The Student News Site of Taipei American School




Debating in the Deep South

Don’t forget to smile! Our jet-lagged team of debaters tap into their reserves of Taipei Tiger enthusiasm.

Don’t forget to smile!  Our jet-lagged team of debaters tap into their reserves of Taipei Tiger enthusiasm.
Don’t forget to smile! Our jet-lagged team of debaters tap into their reserves of Taipei Tiger enthusiasm.

Imagine a room filled with 2,000 students. Now imagine if every single one of those students was a master of speech, having clawed their way into the room with razor sharp tongues and lightning fast wit. Throw in some awkward country music, a few dozen platters of Southern comfort food, and you’ll have National Forensics League Debate and Speech Tournament 2013.
Over this past summer, ten TAS students traveled to Birmingham, Alabama, to compete in the NFL Nationals, a massive speech and debate tournament that features notable alumni such as Brad Pitt and Oprah Winfrey.
For the first time in history, TAS students were able to make it into elimination rounds.
Justin R. (10) qualified past the first break in Original Oratory, officially placing him as one of the top 60 orators in the United States. A combination of charisma, elegant prose and a compelling argument regarding the lack of value in a “participation award” propelled him past about 200 of the nation’s most talented orators to land him a spot as one of the best. According to Justin, his speech was “primarily about people’s growing tendency to lower the standards in order to achieve something we deem significant, both as individuals and as a society.”
Now an alum, Thomas L. (‘13), was also able to pass the first break for the Lincoln Douglas Debate. The fact that the LD Debate is commonly cited as the most competitive event in speech and debate makes this achievement even more impressive.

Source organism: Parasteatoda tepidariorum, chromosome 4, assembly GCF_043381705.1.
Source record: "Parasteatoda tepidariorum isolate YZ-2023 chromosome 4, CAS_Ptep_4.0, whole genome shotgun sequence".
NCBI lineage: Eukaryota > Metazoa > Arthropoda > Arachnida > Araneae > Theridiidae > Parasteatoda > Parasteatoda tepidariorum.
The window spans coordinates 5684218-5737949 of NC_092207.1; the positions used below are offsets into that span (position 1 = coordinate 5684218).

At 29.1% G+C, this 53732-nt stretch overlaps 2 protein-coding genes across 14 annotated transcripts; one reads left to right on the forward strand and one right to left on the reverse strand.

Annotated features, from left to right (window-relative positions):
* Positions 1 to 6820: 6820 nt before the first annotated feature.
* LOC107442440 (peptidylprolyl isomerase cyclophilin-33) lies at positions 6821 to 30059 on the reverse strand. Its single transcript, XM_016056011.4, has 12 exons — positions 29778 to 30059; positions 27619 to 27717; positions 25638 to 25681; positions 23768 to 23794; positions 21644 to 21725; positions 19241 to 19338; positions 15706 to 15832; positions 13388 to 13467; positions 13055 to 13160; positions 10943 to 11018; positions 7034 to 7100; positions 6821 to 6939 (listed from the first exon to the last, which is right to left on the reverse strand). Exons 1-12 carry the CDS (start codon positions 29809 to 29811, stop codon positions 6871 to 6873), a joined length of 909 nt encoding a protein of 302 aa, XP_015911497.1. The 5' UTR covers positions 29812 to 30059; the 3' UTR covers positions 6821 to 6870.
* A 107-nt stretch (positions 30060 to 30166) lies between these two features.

“Nationals is a completely different ball game compared to local competitions here in Taipei, or even to our IASAS Culture Convention,” says Justin. “That isn’t to say that you get any less exposure to excellent competition and cultural diversity here in Asia–but you simply can’t compare [the two].” Mr Brundage, one of the coaches who accompanied the team, agreed. “Our performance at Nationals this year was unprecedented by internationals schools all around. For us to come from such a different style of competition, and still do so well, it’s really quite impressive.”
Unlike the locals, TAS students had a lot more to deal with than just the cutthroat competition. Just half a day before the tournament began, TAS students landed in Birmingham, after 23 hours of flight. Battling jetlag, occasional racism, and high cholesterol via daily BBQ ribs, students competed in events ranging from Dramatic Interpretation to Lincoln Douglas Debate. In addition to the main events, our competitors also participated in supplemental events, such as Impromptu Speaking, or Poetry Reading.
When asked what was most memorable about Nationals for her, Georgia H. (12), who participated in Public Forum Debate, jokingly replied, “you mean besides the part where we went to the largest, most competitive public speaking competition in the world?”

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